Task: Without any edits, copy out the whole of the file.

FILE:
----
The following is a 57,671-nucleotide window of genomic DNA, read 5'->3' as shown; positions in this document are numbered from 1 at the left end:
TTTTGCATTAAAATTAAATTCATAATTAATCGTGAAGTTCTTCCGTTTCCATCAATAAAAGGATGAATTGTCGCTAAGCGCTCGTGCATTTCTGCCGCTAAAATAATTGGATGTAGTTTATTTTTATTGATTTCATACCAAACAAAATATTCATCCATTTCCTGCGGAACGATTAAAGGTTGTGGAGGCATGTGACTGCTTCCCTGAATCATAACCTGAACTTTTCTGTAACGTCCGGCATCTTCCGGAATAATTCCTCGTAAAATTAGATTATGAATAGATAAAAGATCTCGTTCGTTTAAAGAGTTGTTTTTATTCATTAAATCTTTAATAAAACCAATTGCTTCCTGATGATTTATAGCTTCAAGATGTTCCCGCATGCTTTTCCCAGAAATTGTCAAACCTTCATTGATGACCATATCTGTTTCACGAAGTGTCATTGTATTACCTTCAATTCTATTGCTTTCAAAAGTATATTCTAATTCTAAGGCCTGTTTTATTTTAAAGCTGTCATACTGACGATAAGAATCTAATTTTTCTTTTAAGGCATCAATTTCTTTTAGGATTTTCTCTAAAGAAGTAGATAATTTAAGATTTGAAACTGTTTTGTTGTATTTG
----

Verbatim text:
The following is a 57,671-nucleotide window of genomic DNA, read 5'->3' as shown; positions in this document are numbered from 1 at the left end:
TTTTGCATTAAAATTAAATTCATAATTAATCGTGAAGTTCTTCCGTTTCCATCAATAAAAGGATGAATTGTCGCTAAGCGCTCGTGCATTTCTGCCGCTAAAATAATTGGATGTAGTTTATTTTTATTGATTTCATACCAAACAAAATATTCATCCATTTCCTGCGGAACGATTAAAGGTTGTGGAGGCATGTGACTGCTTCCCTGAATCATAACCTGAACTTTTCTGTAACGTCCGGCATCTTCCGGAATAATTCCTCGTAAAATTAGATTATGAATAGATAAAAGATCTCGTTCGTTTAAAGAGTTGTTTTTATTCATTAAATCTTTAATAAAACCAATTGCTTCCTGATGATTTATAGCTTCAAGATGTTCCCGCATGCTTTTCCCAGAAATTGTCAAACCTTCATTGATGACCATATCTGTTTCACGAAGTGTCATTGTATTACCTTCAATTCTATTGCTTTCAAAAGTATATTCTAATTCTAAGGCCTGTTTTATTTTAAAGCTGTCATACTGACGATAAGAATCTAATTTTTCTTTTAAGGCATCAATTTCTTTTAGGATTTTCTCTAAAGAAGTAGATAATTTAAGATTTGAAACTGTTTTGTTGTATTTG